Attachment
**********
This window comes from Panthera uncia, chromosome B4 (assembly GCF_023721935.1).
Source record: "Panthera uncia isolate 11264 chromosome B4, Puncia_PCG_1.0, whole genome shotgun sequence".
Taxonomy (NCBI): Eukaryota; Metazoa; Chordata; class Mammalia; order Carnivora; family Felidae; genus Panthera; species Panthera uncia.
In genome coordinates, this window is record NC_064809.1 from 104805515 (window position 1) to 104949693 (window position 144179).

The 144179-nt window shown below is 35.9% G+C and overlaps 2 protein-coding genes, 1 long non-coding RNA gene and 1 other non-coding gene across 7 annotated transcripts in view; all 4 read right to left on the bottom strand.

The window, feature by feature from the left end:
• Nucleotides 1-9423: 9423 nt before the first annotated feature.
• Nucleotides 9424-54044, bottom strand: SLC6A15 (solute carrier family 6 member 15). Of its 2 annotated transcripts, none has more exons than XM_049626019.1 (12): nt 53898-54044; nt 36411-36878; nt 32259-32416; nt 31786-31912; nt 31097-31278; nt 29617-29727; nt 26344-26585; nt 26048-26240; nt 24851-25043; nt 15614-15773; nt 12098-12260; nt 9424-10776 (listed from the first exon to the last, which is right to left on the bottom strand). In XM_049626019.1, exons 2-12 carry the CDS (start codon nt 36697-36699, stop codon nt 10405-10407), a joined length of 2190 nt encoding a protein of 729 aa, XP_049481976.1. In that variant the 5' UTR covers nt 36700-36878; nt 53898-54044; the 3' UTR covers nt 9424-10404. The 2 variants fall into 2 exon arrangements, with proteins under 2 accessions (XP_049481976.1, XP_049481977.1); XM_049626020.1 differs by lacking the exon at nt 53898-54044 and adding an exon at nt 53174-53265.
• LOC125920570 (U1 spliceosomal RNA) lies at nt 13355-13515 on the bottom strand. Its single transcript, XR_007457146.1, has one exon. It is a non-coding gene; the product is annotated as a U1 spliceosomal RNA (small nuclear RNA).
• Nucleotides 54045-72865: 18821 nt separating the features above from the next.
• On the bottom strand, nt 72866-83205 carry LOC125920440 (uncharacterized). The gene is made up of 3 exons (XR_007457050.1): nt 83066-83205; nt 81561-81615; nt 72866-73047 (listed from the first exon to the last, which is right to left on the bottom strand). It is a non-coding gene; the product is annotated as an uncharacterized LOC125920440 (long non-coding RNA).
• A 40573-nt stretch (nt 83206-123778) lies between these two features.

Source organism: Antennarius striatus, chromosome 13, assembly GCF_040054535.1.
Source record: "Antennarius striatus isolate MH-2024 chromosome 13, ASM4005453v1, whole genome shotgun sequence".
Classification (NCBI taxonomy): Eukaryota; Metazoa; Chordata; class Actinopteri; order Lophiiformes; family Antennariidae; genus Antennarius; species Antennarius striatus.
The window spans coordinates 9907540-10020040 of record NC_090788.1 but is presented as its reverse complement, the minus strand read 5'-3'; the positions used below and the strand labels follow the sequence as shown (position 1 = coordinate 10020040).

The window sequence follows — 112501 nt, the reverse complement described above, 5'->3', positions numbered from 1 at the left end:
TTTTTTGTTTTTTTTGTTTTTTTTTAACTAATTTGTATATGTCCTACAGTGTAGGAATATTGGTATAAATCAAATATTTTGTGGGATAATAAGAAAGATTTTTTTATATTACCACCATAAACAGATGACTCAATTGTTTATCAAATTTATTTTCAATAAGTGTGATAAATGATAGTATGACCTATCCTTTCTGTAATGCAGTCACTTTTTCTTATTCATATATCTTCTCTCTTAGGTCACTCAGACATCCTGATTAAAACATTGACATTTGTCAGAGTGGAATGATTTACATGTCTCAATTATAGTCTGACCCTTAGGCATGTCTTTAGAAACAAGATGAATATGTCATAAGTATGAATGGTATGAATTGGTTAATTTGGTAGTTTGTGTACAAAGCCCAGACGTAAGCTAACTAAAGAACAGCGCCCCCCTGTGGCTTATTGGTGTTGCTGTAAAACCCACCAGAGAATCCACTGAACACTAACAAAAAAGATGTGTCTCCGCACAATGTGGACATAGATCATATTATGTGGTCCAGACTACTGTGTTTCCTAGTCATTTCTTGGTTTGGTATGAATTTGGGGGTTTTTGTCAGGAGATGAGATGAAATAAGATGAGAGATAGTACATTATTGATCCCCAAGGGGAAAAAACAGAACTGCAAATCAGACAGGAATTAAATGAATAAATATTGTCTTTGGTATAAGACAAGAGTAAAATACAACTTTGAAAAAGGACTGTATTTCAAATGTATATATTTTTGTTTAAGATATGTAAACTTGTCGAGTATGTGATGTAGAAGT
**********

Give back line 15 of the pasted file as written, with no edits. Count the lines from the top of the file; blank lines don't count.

Classification (NCBI taxonomy): Eukaryota; Metazoa; Chordata; class Actinopteri; order Lophiiformes; family Antennariidae; genus Antennarius; species Antennarius striatus.